ASPIRE is a quarterly magazine published by PCI in cooperation with the associations of the National Concrete Bridge Council. The editorial content focuses on the latest technology and key issues in the Concrete Bridge Industry.

Issue link:

Contents of this Issue


Page 3 of 55

Photo: Ted Lacey Photography. John S. Dick, Executive Editor 2 | ASPIRE , Summer 2009 E D I T O R I A L A s ASPIRE™ continues through its second year of exploring sustainable design, our PERSPECTIVE in this issue looks at the condition of the nation's bridges as evaluated by the American Society of Civil Engineers (ASCE). Author Andrew Herrmann of Hardesty & Hanover is chair of the Advisory Committee for the preparation of ASCE's 2009 Report Card for America's Infrastructure, which gives America's bridges a "C." Although that grade may seem acceptable, it is the same rating bridges received in 2005, during ASCE's last evaluations. That means there has been no appreciable improvement. In fact, grades for "Roads" and "Transit" actually went down. Not surprisingly, ASCE suggests a commitment to increased funding must be made. They also propose a plan comprising five nationally-focused recommendations. Two of these are: 1) Promote sustainability and resilience and 2) Address life- cycle costs and ongoing maintenance. The details are included in the article beginning on page 14. Sustainability, Resilience, Life-Cycle Costs, and Maintenance State-of-the-ar t concrete bridges provide sustainable solutions. Recent issues of ASPIRE contain a PERSPECTIVE by an authority on sustainability. Plus, nearly every project report confirms our belief that modern concrete bridges help achieve this goal, with long-term durability, freedom from frequent maintenance cycles, rapid constructability, low environmental impact, and opportunity for aesthetic creativity. This Issue of ASPIRE Some unique capabilities of concrete are revealed in an article on the Bijou Street Bridge over Monument Creek in Colorado Springs, Colo. by Gregg Reese. By using post-tensioning to create four-span continuity, 60-in.-deep U-girders combine with an 8-in.-thick deck to create a main span of 148 ft with girders spaced as much as 22.8 ft apart. The article begins on page 18. An advantageous combination of concrete components—cast-in-place, double-cell box girder segments, precast I-girders with precast deck panels, and cast-in-place concrete in the substructure and deck—will provide long-term durability for the I-45 Galveston Causeway in Texas. The article starts on page 22. Frederick Gottemoeller, in his Aesthetics Commentary on the Vancouver Land Bridge, in Washington, says, "There are no obvious dividing lines between bridge and ramp or between ramp and site." Indeed the project, a pedestrian bridge connecting important historic and geographic attractions over a busy six-lane state highway, has been described as a landscaped interpretive work of art. The story of this unique project begins on page 26. The state of Louisiana Department of Transportation and Development has conducted more research on high-performance concrete than most other states. Faced with considerable environmental challenges, the state puts into practice what it has learned. Read about recent examples in the article on page 46. In a somewhat similar way, Washington County, Ore., is replacing its more susceptible bridges with state-of-the-art concrete structures. Using high- performance concrete and techniques that provide for rapid construction, the county is ever mindful of environmental issues such as bat habitats. Read their stor y on page 51. This issue of ASPIRE includes its special semiannual section, Maintenance, Repair, and Rehabilitation of Concrete Bridges. Beginning on page 39, this segment includes reports from across the country. If you have suggestions for future reports, please contact us through the ASPIRE website, Executive Editor: John S. Dick Managing Technical Editor: Dr. Henry G. Russell Managing Editor: Craig A. Shutt Editorial Staff: Daniel C. Brown, Roy Diez Editorial Administration: James O. Ahtes Inc. Art Director: Mark Leader, Leader Graphic Design Inc. Layout Design: Marcia Bending, Leader Graphic Design Inc. Electronic Production: Chris Bakker, Jim Henson, Leader Graphic Design Inc. Ad Sales: Jim Oestmann Phone: (847) 838-0500 • Cell: (847) 924-5497 Fax: (847) 838-0555 Reprint Sales: Mark Leader (847) 564-5409 e-mail: Publisher: Precast/Prestressed Concrete Institute, James G. Toscas, President Editorial Advisory Board: Susan N. Lane, Portland Cement Association (PCA) John S. Dick, Precast/Prestressed Concrete Institute (PCI) William R. Cox, American Segmental Bridge Institute (ASBI) David McDonald, Epoxy Interest Group (EIG) Dr. Henry G. Russell, Managing Technical Editor POSTMASTER: Send address changes to ASPIRE, 209 W. Jackson Blvd., Suite 500, Chicago, IL 60606. Standard postage paid at Chicago, IL, and additional mailing offices. ASPIRE (Vol. 3, No. 3), ISSN 1935-2093 is published quarterly by the Precast/Prestressed Concrete Institute, 209 W. Jackson Blvd., Suite 500, Chicago, IL 60606. Copyright 2009, Precast/Prestressed Concrete Institute. If you have a project to be con sidered for ASPIRE, send information to ASPIRE, 209 W. Jackson Blvd., Suite 500, Chicago, IL 60606 phone: (312) 786-0300 e-mail: Cover: Rigolets Pass Bridge, Slidell, La. Photo: Louisiana DOTD. Grade for the Nation's Bridges: "C" Log on NOW at and take the ASPIRE Reader Survey. Epoxy Interest Group Precast/Prestressed Concrete Institute Portland Cement Association American Coal Ash Association Expanded Shale Clay and Slate Institute Silica Fume Association 1 American Segmental Bridge Institute ASPIRE_Summer09.indb 2 6/5/09 1:40:18 PM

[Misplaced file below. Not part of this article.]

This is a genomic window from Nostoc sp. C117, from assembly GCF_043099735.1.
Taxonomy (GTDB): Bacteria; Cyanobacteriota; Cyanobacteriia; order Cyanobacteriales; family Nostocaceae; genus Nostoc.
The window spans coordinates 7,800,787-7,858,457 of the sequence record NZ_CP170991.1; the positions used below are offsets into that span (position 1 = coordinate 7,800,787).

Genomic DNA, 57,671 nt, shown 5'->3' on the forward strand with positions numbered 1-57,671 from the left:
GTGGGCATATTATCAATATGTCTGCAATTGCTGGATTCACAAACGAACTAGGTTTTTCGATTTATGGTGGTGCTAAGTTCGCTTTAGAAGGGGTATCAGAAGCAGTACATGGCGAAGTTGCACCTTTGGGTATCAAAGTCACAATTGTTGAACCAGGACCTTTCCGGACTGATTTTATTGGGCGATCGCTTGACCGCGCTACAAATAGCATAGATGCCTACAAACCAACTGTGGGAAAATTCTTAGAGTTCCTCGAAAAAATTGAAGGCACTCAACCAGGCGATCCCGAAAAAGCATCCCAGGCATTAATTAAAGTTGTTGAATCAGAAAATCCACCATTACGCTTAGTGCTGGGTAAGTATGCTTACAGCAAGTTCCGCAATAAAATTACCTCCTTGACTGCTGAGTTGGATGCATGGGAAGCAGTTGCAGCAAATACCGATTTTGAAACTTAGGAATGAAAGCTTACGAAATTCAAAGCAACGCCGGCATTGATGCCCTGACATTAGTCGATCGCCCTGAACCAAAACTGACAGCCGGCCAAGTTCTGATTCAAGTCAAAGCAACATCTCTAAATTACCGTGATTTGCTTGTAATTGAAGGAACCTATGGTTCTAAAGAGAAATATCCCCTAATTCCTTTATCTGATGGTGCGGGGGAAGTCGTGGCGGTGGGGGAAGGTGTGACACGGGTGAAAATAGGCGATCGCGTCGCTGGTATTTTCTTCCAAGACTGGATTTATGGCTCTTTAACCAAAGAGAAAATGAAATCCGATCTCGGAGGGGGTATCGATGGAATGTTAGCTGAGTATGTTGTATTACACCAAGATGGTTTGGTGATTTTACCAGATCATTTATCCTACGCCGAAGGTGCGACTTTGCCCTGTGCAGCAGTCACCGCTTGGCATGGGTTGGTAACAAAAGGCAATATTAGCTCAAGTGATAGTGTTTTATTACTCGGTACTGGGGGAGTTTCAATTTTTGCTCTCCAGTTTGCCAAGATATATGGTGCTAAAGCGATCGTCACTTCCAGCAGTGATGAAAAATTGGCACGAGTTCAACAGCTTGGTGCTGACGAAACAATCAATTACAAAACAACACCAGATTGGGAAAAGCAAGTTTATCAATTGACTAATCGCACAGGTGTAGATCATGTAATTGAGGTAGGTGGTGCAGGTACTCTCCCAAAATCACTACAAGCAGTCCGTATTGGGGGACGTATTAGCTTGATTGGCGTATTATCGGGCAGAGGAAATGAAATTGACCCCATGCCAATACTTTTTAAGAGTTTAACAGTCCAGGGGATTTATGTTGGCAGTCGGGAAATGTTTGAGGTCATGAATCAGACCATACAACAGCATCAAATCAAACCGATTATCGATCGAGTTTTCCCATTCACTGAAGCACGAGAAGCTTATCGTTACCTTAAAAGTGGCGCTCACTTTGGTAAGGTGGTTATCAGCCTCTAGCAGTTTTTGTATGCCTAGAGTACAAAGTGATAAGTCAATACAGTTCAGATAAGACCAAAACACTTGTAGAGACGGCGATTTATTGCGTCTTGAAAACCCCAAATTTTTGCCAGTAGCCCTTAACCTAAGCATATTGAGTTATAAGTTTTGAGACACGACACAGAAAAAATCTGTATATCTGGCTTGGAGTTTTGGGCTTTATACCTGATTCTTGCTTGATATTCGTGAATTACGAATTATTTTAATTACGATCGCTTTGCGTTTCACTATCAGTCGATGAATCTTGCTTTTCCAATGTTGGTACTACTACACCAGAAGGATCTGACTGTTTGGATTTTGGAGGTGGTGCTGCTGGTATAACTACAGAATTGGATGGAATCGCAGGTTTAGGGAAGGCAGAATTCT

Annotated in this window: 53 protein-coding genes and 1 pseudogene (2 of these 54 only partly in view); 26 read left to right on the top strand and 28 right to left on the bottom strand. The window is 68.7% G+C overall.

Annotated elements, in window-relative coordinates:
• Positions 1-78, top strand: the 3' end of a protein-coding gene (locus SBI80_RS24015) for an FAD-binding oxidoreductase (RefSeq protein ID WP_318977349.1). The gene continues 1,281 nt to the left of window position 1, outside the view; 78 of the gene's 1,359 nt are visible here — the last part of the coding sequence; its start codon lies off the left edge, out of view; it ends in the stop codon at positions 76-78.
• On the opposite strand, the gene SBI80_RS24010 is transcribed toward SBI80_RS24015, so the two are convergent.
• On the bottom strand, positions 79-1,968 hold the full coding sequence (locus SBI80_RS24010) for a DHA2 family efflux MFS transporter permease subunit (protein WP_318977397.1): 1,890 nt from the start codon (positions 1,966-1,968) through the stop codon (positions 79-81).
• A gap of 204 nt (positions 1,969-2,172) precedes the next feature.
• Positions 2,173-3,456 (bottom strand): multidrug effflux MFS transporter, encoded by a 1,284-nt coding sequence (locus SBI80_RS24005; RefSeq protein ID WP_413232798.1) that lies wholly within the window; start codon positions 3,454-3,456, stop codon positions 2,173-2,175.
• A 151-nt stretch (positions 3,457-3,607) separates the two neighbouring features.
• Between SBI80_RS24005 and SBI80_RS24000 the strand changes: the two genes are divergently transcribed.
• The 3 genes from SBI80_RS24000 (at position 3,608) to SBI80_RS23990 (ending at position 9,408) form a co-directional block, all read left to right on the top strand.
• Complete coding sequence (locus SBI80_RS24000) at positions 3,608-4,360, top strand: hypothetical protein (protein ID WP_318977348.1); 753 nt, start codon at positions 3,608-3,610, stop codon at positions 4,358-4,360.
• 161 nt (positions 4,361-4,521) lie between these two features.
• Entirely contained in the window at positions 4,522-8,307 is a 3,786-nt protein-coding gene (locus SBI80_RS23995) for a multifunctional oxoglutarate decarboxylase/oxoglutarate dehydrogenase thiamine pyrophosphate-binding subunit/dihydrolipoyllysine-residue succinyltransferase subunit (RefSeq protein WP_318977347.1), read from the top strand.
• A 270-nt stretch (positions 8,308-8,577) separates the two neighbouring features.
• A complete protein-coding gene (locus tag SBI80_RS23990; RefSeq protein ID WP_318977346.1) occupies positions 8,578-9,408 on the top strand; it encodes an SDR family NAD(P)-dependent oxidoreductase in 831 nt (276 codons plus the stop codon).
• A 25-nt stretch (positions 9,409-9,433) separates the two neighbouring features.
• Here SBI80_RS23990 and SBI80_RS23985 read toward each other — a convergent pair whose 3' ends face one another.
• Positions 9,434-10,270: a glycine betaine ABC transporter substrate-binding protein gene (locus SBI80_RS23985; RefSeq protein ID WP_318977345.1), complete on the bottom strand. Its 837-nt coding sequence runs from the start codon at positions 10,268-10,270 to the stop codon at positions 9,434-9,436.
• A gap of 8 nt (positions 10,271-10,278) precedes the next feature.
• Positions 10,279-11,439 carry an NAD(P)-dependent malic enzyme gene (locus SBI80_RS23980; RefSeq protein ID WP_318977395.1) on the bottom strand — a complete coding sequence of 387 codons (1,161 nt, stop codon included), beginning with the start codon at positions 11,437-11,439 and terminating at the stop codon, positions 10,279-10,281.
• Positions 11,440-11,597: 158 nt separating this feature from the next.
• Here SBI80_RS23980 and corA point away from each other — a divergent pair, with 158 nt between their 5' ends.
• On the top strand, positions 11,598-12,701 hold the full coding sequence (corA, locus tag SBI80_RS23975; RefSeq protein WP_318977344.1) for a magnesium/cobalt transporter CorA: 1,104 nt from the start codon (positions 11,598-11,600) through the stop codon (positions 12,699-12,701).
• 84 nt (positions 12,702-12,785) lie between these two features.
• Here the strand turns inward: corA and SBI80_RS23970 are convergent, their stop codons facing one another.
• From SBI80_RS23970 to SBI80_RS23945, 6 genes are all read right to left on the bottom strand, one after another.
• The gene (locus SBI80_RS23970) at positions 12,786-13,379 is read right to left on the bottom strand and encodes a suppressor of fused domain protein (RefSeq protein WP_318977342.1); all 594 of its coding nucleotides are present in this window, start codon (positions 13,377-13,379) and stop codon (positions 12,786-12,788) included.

Articles in this issue

Links on this page

Archives of this issue